Whilst we have (very successfully) managed to spin a one-dimensional tale of British colonial victory, the defeat of the Nazis, and ‘sometimes even the success of multiculturalism’, Sanghera reminds us that ‘we also dominated the slave trade for a significant period, ran one of the biggest white supremacist enterprises in the history of humanity and dabbled in genocide…’. For too long now, the history of the ‘victors’ has drowned out the voices of the victims. But is it constructive to view colonialism through a narrative of good versus bad? As Sanghera puts it, ‘the ‘balance sheet’ approach to British Empire is ludicrous’; a history as complex as colonialism could never be reduced to binary oppositions. If the British Empire was as ‘glorious’ as we make out, then why don’t we learn more about it?
Sanghera points out that the irony of our imperial bias is that elements of quintessential British culture emanate from our colonial riches. The Sunday roast came into being ‘after the development of refrigeration and imports of meat could be brought in from the colonies…’ and the much-loved G&T was introduced by the army of the British East India Company in India. Even the classic cuppa, so intrinsic to British identity, is a remnant of Britain’s imperial conquests; the tea was imported from India and the sugar from West Indian sugar plantations. But how is it that we have managed to create a British identity which fails to recognise its multiplicity of colonial components?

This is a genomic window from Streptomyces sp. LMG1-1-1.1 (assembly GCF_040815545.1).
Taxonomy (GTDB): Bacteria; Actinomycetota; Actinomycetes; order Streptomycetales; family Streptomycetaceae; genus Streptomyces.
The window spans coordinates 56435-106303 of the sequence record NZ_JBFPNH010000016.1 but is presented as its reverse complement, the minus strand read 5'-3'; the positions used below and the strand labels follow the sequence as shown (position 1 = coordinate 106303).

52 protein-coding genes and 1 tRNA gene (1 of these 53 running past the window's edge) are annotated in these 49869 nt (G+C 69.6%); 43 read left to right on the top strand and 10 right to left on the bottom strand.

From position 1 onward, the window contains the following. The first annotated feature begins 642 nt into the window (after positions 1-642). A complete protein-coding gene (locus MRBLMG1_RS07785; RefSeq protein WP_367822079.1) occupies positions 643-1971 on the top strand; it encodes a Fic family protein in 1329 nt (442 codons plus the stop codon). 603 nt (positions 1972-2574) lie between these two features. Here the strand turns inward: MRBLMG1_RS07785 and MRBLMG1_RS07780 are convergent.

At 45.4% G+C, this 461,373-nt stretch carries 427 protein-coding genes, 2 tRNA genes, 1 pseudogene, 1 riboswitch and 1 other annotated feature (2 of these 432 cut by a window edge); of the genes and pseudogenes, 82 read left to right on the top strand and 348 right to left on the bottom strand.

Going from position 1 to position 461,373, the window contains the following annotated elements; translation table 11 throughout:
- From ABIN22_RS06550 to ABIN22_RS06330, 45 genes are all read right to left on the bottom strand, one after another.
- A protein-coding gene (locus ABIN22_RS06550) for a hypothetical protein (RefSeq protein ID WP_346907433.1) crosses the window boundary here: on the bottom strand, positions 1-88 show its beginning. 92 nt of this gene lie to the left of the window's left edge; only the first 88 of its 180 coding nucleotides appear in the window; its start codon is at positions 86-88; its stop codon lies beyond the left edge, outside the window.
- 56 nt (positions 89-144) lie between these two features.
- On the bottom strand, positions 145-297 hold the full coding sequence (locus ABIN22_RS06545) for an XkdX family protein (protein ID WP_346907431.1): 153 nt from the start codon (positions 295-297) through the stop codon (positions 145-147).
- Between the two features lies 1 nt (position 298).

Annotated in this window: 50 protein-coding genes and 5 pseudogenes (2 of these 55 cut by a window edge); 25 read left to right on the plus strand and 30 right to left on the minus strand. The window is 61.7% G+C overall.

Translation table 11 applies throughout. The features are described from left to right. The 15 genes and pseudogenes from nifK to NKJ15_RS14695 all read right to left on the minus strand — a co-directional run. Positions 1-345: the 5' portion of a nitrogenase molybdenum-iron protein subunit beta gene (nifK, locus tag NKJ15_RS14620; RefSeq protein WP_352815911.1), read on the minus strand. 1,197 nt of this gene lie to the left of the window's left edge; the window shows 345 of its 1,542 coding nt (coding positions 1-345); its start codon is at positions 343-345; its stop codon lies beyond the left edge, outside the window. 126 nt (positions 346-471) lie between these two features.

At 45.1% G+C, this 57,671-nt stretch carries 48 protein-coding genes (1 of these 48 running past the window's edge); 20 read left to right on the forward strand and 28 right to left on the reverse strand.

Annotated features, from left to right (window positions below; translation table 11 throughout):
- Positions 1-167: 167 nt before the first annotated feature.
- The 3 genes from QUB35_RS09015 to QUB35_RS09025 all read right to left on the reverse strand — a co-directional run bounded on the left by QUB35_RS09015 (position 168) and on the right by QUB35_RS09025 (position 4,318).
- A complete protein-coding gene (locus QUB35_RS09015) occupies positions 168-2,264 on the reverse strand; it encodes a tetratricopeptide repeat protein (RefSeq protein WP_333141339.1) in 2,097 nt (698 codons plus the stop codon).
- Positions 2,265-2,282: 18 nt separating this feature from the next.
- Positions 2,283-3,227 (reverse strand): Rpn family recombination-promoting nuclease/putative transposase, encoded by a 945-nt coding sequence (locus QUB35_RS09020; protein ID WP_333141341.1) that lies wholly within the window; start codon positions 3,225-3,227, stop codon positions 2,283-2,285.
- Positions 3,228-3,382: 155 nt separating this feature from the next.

Sanghera explains how this same narrative has even been transplanted into the modern-day: ‘empire explains the feeling that we are exceptional and can do it alone when it comes to everything from Brexit to dealing with global pandemics’. He details how the British government’s reaction to the Covid-19 outbreak has been characterised by ‘the idea that Britain is a special case’, such as wanting to develop our own NHS tracing app, when Google and Apple were combining to develop a global app. Boris Johnson is very keen to trumpet the (admittedly impressive) success of the vaccine programme, yet he is quick to forget the fact that the UK has the highest death toll in the world. Even our rapid approval of the Pfizer vaccine engendered overzealous expressions of vaccine nationalism, whereby Gavin Williamson, the Education Secretary deemed the UK to therefore be a ‘much better country’ than others. Our attitude of being ‘world beating’, of being Great Britain, continues to be imbued in everything we do.
Epitomising the white saviour complex when he visited Amritsar in 2013, where the bloody 1919 Jallianwala Bagh Massacre took place, Sanghera quotes David Cameron’s claim that there was ‘an enormous amount to be proud of in what the British Empire did’ (he did also acknowledge that it was a ‘deeply shameful event in British history’). Haven’t heard of the 1919 Massacre? I rest my case.
Image: Matias North via Unsplash